Also, on the last day of actual classes, I always provide my outgoing 30ish students with my thoughts on what comes next in the way of jobs, careers  and business in general.  These comments additionally sum up much of what we have been doing over the prior 13 weeks in what I call "the marketing of me" as we move back and forth between the world of applying sophisticated marketing expertise and tactics for their companies to doing the same for their first jobs next May or internships next summer.  It all works!

Now, to finish the semester, the team has to complete their final presentations during the next two weeks and hand over their full marketing plans to the management at their companies.  Six companies, five or six juniors and seniors on a marketing project team.  The companies range in size from funded startups looking for full marketing plans to large corporations wanting to launch a new product or service into a new sector.  Industries are very diverse ranging this semester from toys to cars parking to hospice to software in a variety of markets. 

To make it all very real, management provides 40% of the course grades while I am my expert team of four TAs grade 60%.  It all works!

If you are interested in applying for one of these semester-long marketing projects, just connect with me right away by text at 617-504-4222, email at jack@derbymanagement, or through LI, and I will send you the instructions and talk through any questions you might have.  The syllabus and the projects go out to the new, already over-sold, class on December 26th.  It is a very rewarding process on both sides of the zoom screen.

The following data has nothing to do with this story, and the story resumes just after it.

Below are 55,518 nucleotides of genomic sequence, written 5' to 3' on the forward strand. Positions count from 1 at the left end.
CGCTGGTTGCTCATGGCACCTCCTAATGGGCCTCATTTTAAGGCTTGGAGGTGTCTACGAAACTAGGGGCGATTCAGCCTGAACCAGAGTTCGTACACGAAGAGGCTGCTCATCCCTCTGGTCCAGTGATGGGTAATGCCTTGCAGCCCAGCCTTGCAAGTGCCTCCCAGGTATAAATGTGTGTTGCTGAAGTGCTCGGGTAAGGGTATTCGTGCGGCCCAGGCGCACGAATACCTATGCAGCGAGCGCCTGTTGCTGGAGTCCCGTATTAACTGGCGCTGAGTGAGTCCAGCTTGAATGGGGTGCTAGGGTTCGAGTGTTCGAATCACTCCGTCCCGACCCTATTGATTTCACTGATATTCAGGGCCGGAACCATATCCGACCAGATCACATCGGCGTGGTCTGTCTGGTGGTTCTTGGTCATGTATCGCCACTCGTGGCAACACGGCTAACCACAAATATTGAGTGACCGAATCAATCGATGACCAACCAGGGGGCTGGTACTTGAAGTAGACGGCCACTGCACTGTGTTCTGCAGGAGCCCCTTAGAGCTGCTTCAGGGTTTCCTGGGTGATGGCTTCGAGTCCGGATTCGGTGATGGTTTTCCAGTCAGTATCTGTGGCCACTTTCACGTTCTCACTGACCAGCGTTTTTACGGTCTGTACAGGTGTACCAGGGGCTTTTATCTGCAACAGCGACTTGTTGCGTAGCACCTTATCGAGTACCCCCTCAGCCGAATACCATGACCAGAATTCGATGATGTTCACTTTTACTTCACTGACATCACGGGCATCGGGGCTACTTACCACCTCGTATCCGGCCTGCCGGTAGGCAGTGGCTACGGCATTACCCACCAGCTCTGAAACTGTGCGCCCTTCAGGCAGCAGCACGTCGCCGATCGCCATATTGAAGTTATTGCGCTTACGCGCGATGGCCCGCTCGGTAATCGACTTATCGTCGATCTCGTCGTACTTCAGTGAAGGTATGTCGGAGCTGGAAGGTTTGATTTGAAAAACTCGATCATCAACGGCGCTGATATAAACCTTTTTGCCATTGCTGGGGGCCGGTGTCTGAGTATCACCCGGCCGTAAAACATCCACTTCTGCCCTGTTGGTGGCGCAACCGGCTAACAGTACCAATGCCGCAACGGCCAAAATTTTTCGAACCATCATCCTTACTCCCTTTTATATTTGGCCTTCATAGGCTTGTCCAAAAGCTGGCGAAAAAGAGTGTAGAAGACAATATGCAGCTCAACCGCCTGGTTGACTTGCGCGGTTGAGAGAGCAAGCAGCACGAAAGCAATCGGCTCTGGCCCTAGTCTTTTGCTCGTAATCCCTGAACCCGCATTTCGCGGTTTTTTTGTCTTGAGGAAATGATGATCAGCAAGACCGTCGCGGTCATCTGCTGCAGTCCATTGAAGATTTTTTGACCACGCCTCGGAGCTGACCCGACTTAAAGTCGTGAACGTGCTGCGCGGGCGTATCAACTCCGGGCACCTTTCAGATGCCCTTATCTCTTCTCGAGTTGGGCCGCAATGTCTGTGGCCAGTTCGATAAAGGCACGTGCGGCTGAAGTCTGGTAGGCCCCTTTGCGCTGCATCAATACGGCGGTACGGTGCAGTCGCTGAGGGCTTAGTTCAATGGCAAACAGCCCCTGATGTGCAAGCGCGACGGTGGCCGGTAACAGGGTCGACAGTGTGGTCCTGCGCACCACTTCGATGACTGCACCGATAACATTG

AS LONG AS WE'RE DISCUSSING TUFTS... 

I have some gifted 2020 alums and many 2021 Seniors who are highly capable and are looking for entry level sales and marketing positions.  My computer science majors are not having any difficulty in finding jobs, nor are my finance-oriented students who have been interning for the last two summers in Wall Street firms.  Given the state of the current economic questioning, the same cannot be said for many of my other students and recent alums. 

If you are considering hiring an entry-level person as...

  • a marketing or sales intern part time for the spring semester and/or full time for the summer 
  • a full time marketing or sales person who graduated in May ( I have 2)
  • a full time marketing person graduating with an MBA from BU in May.
  • a full time marketing or sales senior graduating in December  (I have 1) 
  • a full time marketing or sales senior graduating in May  ( I have many)